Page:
Mexico, Europe and Nevada: Earthquakes 22-28 August 2013

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Home / Mexico, Europe and Nevada: Earthquakes 22-28 August 2013
Earthquakes 22-28 Augus. Image credit: USGS

Earthquakes 22-28 August. Image credit: USGS

Once again it was a quiet week seismically speaking, with just 18 tremors of at least magnitude 5 (≥M5.0) and only 96 of ≥M4.0.

To place this in context, on the basis of a (very rough) statistical set collected for this digest since the beginning of the year, it is less than two-thirds of the average number of ≥M5.0 and approximately 86% of those of ≥M4.0 – indicating how much variation there can be in earthquake activity.

The Week’s Largest Earthquake: M6.2, Mexico

The largest tremor of the week was an M6.2 which struck in the Guerrero province of Mexico. With its western coast just inland from the subduction zone which marks the boundary between the Cocos plate and the North American plate, Mexico is vulnerable to regular and frequent earthquakes and this, like many others was associated with the process of subduction. The United States Geological Survey  identified the fault mechanism responsible for the tremor as thrust (reverse) faulting associated with convergent motion.

Although at M6.2 the earthquake was not considered to be a major seismic event, the immediate area experienced strong shaking and initial projections from the USGS suggested a likelihood of some deaths, damage or injuries. In the event, however, no deaths or series injuries were reported although several buildings were damaged by shaking.

As a footnote, the Latino Times reported on 26 August that a Mexico-based seismologist has predicted that a devastating earthquake of at least M8 will occur in the country before the end of 2013. The prediction is based on an untried and unreviewed theory, and it is worth reiterating that earthquake prediction continues to elude seismologists: what we can say with certainty, however, is that this week’s earthquake will not be the country’s last.

Smaller Earthquakes: Europe

Location and tectonic setting of European earthquakes 22-28 August. Image credit: USGS

Location and tectonic setting of European earthquakes 22-28 August. Image credit: USGS

Europe features infrequently in the earthquake digest, but in a week where there has been relatively little seismic activity elsewhere it’s worth a brief examination.

Seismic activity in the west of the continent is usually associated with the convergence of Africa and Eurasia, which is responsible for the uplift of the Alps, Pyrenees and other European mountain ranges. This week, four earthquakes in south-western Europe – three in Italy and one in Spain – do indeed appear to be associated with this motion.

In the UK, however, earthquakes of any significant magnitude are rare (the largest ever to have occurred is thought to have been M6.1) and so this week’s M3.3 and M2.4 in the Irish Sea, close to the seaside town of Blackpool, have attracted comment.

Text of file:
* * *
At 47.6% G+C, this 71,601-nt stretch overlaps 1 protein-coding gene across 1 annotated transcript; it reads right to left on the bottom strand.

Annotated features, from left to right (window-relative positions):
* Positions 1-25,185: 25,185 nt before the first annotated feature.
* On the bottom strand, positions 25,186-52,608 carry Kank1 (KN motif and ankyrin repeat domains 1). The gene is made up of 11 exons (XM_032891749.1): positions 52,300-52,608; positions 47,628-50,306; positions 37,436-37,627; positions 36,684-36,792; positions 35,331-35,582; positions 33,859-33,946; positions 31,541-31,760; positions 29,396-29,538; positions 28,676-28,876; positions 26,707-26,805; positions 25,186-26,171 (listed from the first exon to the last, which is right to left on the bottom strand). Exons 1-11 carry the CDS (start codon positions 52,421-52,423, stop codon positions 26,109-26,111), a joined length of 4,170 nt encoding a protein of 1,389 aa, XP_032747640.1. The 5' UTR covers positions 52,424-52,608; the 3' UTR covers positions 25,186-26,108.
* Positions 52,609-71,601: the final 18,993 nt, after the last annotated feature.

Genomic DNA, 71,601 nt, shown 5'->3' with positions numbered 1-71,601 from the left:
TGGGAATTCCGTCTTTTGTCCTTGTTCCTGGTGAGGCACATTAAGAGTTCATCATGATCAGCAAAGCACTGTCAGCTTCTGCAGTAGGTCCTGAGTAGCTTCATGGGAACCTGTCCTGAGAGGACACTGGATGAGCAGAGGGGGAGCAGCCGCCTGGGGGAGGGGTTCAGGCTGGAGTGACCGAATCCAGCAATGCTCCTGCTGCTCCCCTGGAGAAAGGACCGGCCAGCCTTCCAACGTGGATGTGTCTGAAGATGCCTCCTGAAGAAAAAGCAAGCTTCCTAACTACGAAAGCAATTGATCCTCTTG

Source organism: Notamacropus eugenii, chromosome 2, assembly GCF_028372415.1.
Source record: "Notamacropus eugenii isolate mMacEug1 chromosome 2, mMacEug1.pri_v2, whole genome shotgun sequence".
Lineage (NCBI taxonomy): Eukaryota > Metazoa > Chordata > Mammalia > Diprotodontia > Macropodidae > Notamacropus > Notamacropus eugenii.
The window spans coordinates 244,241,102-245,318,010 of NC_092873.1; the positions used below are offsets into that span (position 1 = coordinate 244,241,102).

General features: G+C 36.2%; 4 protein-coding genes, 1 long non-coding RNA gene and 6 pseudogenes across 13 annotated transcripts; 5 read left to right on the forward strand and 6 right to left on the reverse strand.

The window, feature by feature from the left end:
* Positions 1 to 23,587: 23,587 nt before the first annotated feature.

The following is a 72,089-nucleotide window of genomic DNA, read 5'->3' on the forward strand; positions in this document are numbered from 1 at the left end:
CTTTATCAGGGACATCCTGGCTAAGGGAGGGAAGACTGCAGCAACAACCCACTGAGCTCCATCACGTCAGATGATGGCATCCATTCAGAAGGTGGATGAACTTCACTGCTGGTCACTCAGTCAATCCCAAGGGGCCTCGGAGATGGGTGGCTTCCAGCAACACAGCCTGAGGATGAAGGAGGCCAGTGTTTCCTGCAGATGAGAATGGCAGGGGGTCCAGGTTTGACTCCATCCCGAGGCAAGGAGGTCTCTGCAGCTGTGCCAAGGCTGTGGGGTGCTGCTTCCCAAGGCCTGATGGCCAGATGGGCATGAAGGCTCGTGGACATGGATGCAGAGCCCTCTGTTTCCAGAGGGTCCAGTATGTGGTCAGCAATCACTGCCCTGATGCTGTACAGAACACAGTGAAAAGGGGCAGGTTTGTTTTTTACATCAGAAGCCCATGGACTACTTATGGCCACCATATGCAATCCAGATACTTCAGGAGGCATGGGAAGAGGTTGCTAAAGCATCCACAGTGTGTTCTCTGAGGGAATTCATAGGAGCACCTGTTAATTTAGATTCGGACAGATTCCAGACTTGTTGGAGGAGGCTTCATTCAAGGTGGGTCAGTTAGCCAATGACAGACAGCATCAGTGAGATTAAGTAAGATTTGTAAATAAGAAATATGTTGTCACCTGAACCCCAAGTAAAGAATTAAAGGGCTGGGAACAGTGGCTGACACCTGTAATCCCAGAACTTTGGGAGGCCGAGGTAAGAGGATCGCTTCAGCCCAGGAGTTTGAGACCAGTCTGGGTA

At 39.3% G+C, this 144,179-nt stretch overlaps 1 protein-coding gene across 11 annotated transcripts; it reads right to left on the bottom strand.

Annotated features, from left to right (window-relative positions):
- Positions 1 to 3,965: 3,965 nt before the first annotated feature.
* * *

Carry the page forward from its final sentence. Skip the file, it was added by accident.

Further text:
The exact cause of the tremors is unclear but they are not associated with continental collision and probably resulted from normal slippage on existing faults, although some reports also suggested that they were caused by the slow elastic rebound of the land following the retreat of the last glacial ice cap some 10,000years ago – a process known as isostasy.

US Earthquakes: Nevada

In common with the rest of the planet, the United States experienced little significant seismic activity this week. The largest in the lower 48 states was an M4.2 which occurred in the state of Nevada, where stresses between the two tectonic provinces of the Sierra Nevada and the Basin and Range are manifested by numerous, mainly lateral, faults.

Small Quakes Are Interesting Too

Major earthquakes dominate the news, but smaller tremors, such as those in Europe and Nevada, are interesting too. These demonstrate that although major plate motions produce the larger earthquakes, the earth’s many tectonic blocks, large and small, are constantly straining against one another and that, eventually, something has to give – causing even solid rock to shift.

Sources

Latinos Post. Scientist Claims That Devastating Earthquake Will Hit Mexico City Before Year’s End. (2013). Accessed 28 August 2013

Mail Online. Homes in Blackpool rocked by two earthquakes under Irish Sea ’caused by glaciers during the ICE AGE‘. (2013). Accessed 28 August 2013

USGS. M6.2 – 13km NNW of San Marcos, Mexico. (2013). Accessed 28 August 2013

USGS. Real time earthquake map. (2013). Accessed 28 August 20

The Weather Channel. Acapulco Buildings Damaged, Mexico City Rattled by 6.2-Magnitude Earthquake. (2013). Accessed 28 August 2013

Yeats, R. Active Faults of the World. (2012). Cambridge University Press.

 

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